Some economists believe that that UK’s unemployment rate has peaked at just over one percentage point above where it was before the pandemic. While the end of furlough may lead to a rise in joblessness, it will not be as bad as the 1980s or the 2008 financial crisis.

John Ashcroft

John Ashcroft, chairman of The Ashcroft Group and former US attorney general, shared an article on the unemployment rates falling as businesses created more jobs and continued to hire as Covid-19 restrictions eased in the UK last month.

The Office for National Statistics revealed an additional 197,000 people to have been employed in May this year, taking the total employed people to 28.5 million. This number was the sixth consecutive monthly increase but was still 553,000 below the pre-pandemic levels of employment.

Findings suggest that the labour market is recovering strongly, with most non-essential shops having reopened to the public, and with hotels, pubs, bars, and restaurants inviting bookings. Official figures reveal unemployment rates to have dropped from 4.8% to 4.7% in the three months up to April 2021.

The jobs market, as a result, continued to gain momentum as restrictions were lifted. The 758,000 job vacancies created between March to May 2021 were found to be 27,000 below the pre-pandemic levels between January to March 2020.

Luis Garicano

Luis Garicano, economist and member of the European Parliament from Spain tweeted on how the Covid-19 pandemic has become an opportunity to reassess the economic system. Referring to his book on Capitalism after Covid, Garicano states that he has contributed to this reassessment along with 21 other economists on the key challenges ahead of the world as the pandemic fades.

In his views, the immediate challenge after the Covid-19 pandemic are concerns over sustaining the enormous debt accumulated by all countries in a span of one year. The debate and uncertainty continue as some economists like Markus Brunnermeier explain that countries can either have low rates and sustainable debt service equilibrium, or have high rates and financial instability. In addition, the equilibrium in every country depends on the relationships between governments, financial systems, and central banks.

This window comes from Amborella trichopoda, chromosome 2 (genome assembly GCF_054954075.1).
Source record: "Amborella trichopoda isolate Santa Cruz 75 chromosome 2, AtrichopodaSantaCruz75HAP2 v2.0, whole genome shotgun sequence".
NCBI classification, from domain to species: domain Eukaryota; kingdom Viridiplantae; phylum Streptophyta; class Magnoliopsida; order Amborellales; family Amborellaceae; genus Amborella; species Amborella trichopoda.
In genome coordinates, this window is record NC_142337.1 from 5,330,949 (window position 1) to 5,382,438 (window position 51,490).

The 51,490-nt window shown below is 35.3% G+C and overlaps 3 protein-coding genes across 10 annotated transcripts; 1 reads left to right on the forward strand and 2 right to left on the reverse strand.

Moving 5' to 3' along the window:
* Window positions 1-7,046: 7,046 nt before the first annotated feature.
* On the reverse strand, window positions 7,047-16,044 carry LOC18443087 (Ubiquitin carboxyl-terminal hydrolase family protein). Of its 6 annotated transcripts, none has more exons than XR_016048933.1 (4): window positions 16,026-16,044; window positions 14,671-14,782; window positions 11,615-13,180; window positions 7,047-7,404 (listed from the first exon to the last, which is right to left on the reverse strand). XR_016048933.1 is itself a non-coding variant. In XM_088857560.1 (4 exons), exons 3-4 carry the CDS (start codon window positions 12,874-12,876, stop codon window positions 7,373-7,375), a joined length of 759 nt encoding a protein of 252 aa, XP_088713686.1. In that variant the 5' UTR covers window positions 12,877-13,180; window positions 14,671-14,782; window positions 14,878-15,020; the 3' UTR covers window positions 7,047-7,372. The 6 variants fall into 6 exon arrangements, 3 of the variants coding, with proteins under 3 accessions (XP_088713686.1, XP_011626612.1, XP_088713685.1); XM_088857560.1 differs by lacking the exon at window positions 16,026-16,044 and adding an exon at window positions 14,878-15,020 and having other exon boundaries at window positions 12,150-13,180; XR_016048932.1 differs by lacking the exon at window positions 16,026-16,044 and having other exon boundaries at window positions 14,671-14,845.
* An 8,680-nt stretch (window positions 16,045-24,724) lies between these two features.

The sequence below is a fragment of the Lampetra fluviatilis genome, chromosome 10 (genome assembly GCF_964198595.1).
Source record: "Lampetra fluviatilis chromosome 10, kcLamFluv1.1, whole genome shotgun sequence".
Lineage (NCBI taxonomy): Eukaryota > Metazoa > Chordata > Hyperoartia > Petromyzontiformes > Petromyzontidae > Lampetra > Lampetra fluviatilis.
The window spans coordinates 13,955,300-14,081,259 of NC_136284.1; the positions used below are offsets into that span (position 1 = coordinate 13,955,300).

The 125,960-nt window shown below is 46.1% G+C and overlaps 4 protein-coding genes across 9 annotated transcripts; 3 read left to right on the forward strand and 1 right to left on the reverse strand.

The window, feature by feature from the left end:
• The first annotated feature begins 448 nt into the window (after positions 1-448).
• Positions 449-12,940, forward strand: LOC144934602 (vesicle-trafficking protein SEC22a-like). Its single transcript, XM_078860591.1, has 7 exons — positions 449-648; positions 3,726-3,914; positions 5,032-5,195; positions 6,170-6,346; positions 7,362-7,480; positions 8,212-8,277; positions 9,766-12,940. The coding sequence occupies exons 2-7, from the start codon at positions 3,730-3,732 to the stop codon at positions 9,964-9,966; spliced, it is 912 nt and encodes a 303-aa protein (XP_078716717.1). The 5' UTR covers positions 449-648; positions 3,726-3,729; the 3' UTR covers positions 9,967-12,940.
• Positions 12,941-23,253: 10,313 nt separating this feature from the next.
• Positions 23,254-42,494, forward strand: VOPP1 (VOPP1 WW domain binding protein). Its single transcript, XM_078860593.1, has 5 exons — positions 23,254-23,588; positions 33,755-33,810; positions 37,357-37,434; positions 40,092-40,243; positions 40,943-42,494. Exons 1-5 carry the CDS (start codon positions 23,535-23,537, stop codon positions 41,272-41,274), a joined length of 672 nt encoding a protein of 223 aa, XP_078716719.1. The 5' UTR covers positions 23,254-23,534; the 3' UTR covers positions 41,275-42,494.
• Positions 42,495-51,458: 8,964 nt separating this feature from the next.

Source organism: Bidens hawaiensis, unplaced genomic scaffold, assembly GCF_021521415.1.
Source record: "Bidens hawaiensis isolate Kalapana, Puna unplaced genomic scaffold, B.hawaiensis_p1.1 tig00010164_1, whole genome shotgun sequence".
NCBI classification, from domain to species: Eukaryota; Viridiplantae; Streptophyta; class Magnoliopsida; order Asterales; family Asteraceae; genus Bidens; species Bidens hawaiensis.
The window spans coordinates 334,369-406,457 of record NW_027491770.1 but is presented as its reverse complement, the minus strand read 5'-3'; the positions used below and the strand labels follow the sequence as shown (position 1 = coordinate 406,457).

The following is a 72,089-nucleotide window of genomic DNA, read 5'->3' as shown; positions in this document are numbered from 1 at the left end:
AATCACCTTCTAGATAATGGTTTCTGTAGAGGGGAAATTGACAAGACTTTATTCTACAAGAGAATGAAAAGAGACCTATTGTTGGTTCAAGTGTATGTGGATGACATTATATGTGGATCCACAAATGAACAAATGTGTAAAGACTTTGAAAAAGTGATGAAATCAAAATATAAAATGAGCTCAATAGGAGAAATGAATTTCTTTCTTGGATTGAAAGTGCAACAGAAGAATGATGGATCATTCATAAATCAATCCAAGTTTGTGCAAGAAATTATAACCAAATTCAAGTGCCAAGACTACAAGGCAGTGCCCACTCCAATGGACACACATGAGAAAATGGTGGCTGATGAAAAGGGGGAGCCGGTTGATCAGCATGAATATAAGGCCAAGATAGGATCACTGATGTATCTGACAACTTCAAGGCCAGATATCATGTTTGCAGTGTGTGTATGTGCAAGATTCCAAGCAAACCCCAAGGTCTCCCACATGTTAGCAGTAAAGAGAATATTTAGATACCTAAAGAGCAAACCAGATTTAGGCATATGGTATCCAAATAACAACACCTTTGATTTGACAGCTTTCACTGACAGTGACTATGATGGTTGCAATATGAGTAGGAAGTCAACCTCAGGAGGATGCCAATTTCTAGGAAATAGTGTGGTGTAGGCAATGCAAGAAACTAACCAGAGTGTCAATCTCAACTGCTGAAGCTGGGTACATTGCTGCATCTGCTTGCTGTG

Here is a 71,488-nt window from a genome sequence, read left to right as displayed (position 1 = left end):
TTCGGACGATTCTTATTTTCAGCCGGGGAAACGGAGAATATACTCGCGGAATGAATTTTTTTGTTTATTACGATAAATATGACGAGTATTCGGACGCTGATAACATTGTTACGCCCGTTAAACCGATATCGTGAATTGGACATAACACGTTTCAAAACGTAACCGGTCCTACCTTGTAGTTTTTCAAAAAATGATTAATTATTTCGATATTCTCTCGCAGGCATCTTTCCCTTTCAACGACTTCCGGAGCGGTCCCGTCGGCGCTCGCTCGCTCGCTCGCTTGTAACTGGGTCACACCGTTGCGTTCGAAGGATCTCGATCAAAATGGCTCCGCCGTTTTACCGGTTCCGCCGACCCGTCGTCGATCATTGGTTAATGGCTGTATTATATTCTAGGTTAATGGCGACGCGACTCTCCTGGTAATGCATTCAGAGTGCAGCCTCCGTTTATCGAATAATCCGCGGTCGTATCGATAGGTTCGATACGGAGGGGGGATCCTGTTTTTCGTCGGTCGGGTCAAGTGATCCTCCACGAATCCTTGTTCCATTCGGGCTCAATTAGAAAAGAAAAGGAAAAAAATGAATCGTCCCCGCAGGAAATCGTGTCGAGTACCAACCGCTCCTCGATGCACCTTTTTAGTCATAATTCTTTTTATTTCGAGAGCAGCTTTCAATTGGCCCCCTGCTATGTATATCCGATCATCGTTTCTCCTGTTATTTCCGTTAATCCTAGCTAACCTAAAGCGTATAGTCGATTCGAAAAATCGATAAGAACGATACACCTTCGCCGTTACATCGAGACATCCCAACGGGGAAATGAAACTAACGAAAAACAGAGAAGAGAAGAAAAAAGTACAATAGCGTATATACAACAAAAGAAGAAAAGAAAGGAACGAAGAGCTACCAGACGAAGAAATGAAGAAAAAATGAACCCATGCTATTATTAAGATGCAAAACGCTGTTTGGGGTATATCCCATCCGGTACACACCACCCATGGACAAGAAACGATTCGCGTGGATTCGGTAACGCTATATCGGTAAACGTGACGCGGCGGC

John Cochrane, an economist, further believes that the key is not the level of the debt-to-GDP ratio, but whether a country has the credibility to pay down the debt arising due to crises such as the Covid-19 pandemic. He states that once policymakers believe they have no budget constraints, the temptation to shovel money at problems is tempting, which further undermines credibility and increases the chances of a sudden crisis.

James Picerno

James Picerno, a financial journalist and commercial counsel at Trustly, shared an article on another sign that the US economic rebound has peaked, with housing starts having risen less than expected in May and new building permits having declined further. He stated that this implied that the country has gone past the high point for recovering from the Covid-19 pandemic.

Although US homebuilding rebounded in May, construction was hindered by expensive lumber and unavailability of other building materials.

Experts state that the Covid-19 pandemic has triggered a demand for bigger and more expensive accommodations, which is thereby driving the housing market boom. However, the supply is constricted, with an acute shortage of previously owned houses available for sale.